Iraq: Who will control Hawija after ISIL?

As operation to retake town from ISIL begins, debate on who will govern after the armed group's defeat heats up.

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    Iraq: Who will control Hawija after ISIL?
    Hawija fell to ISIL in June 2014, shortly after the armed group captured Fallujah [Osama Bin Javaid/Al Jazeera]

    Kirkuk, Iraq - "Our next war is with the militias, probably not the Iraqi army but the fighters who want to kick us out of our own land," said the Kurdish Peshmerga soldier as we drove out from Kirkuk city and headed to the front line near ISIL-held Hawija.

    "This is my personal view," he added.

    "I'm a soldier and I follow orders, but my gut-feeling is that they do not want us to keep Kirkuk which is rightfully ours. You see, after the referendum, we will stand by people of Kurdistan in all areas who vote for staying as part of Kurdistan," he said as the road got bumpier and we came closer to the outskirts of Kirkuk.

    It's one of the contested places in northern Iraq where a referendum for independence is to take place on September 25.

    Blast-wall barricades stretch as far as the eye can see on the banks of one of the small tributary canals, we drive on one of the only remaining bridges which connects the other side of the river bank.

    As we drive past the destroyed bridges on the other side of the barricade wall, the Peshmerga tell us that ISIL fighters are a few kilometres from here and continue to mount attacks.

    READ MORE: Operation launched to retake Hawija from ISIL

    In May, two suicide bombers were able to traverse all these barricades and check posts and carry out an attack on a military base. That's where our Peshmerga military escort joined us. Sentries on an elevated post were on lookout duty at the last defence line between the Peshmerga and ISIL fighters.

    The ISIL positions are about two kilometres away we were told as we climbed up the structure made of mud, probably just a visual defence against ISIL snipers. Bulletproof windscreens adorn the walls which were taken out of destroyed vehicles and some from the hardware abandoned by Iraqi forces in 2014 as they fled the ISIL advance.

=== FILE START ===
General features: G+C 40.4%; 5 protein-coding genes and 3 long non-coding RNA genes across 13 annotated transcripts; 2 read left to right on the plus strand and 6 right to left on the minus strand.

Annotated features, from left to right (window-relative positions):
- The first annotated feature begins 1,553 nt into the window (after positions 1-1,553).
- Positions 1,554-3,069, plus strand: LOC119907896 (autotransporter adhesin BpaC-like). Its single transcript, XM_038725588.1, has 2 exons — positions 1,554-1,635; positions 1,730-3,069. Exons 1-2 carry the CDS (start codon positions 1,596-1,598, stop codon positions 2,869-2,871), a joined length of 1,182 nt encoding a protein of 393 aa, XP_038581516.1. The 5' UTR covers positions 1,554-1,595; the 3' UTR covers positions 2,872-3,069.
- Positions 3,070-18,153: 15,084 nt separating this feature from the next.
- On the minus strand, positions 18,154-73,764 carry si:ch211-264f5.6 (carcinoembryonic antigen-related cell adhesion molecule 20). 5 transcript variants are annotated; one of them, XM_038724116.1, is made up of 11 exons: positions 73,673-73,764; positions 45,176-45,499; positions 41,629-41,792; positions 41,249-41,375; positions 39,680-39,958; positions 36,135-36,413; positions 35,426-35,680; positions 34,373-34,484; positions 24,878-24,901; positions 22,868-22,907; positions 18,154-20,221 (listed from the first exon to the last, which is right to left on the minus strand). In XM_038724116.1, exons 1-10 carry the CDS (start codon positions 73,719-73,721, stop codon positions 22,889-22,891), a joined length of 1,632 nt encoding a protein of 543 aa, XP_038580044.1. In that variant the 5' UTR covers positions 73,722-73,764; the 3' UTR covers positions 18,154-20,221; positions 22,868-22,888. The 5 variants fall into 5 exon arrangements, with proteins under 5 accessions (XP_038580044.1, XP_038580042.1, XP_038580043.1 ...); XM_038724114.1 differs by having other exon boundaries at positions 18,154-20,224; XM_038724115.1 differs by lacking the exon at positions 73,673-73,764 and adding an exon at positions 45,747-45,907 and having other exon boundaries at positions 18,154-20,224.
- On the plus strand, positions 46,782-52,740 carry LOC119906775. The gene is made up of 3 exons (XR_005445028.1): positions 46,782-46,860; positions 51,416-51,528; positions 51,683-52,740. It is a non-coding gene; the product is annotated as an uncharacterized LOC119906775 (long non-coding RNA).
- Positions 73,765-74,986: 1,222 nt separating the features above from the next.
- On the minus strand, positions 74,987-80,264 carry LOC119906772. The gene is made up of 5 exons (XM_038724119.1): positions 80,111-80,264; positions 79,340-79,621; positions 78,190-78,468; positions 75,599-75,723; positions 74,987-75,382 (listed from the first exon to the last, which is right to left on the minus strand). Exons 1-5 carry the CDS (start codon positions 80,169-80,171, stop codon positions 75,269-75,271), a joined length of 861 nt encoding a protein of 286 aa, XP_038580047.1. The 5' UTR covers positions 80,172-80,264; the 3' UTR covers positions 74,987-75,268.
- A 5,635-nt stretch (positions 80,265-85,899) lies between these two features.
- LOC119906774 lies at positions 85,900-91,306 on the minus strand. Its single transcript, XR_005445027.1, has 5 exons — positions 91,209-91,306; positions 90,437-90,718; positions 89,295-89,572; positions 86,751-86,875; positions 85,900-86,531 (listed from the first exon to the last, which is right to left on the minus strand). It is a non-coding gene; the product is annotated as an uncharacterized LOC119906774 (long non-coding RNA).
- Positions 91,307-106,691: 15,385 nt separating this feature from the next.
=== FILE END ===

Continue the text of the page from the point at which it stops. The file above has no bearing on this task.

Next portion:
Peshmerga soldiers here are very proud that they defeated the Islamic State of Iraq and the Levant (also known as ISIS) group and pushed out its fighters from military bases and the countryside of Kirkuk city with very limited outside help. They say they don't want a war but they're ready for it, if it's imposed on them. Hawija is the last remaining ISIL bastion, but nobody's been able to govern this area for years.

    We're offered water and tea as we went to multiple positions held by the Peshmerga, they have created a defence line a few metres high and dug up trenches on roads leading to these posts from Hawija. Iraqi troops and Shia militias or popular mobilisation forces are advancing from the south of the city and since this offensive began, the Peshmerga have not been involved.

    READ MORE: ISIL shoots Iraqi civilians fleeing Hawija

    There's a strategic significance to Hawija because it's the gateway between Salahuddin and Diyala to Kirkuk and Anbar. For many years the back roads in the nearby Hamrin mountain range provided smuggling routes - and that's what makes it difficult to control the area. Estimates are that less than 2,000 ISIL fighters remain in Hawija, but it's the prospect of what comes after ISIL which is more daunting to the Peshmerga than the actual fight.

    There's a consensus here that ISIL's days are numbered but all future prospects are being redrawn.

    Firstly, due to the sectarian nature of the forces who are going to replace ISIL and then there's the international political isolation that the Kurds have found themselves after insisting on a vote for independence. People here say oil-rich Kirkuk is mini-Iraq because of the composition of its mixed population including Kurds, Turkmen, Christians and Arabs.

    As we drive back through the open fields, the destroyed bridges and the barricades – one can't help but think that with rising ethnic and sectarian tensions it'll probably take a miracle for that rich, diverse tapestry of society to be able to survive.

    SOURCE: Al Jazeera


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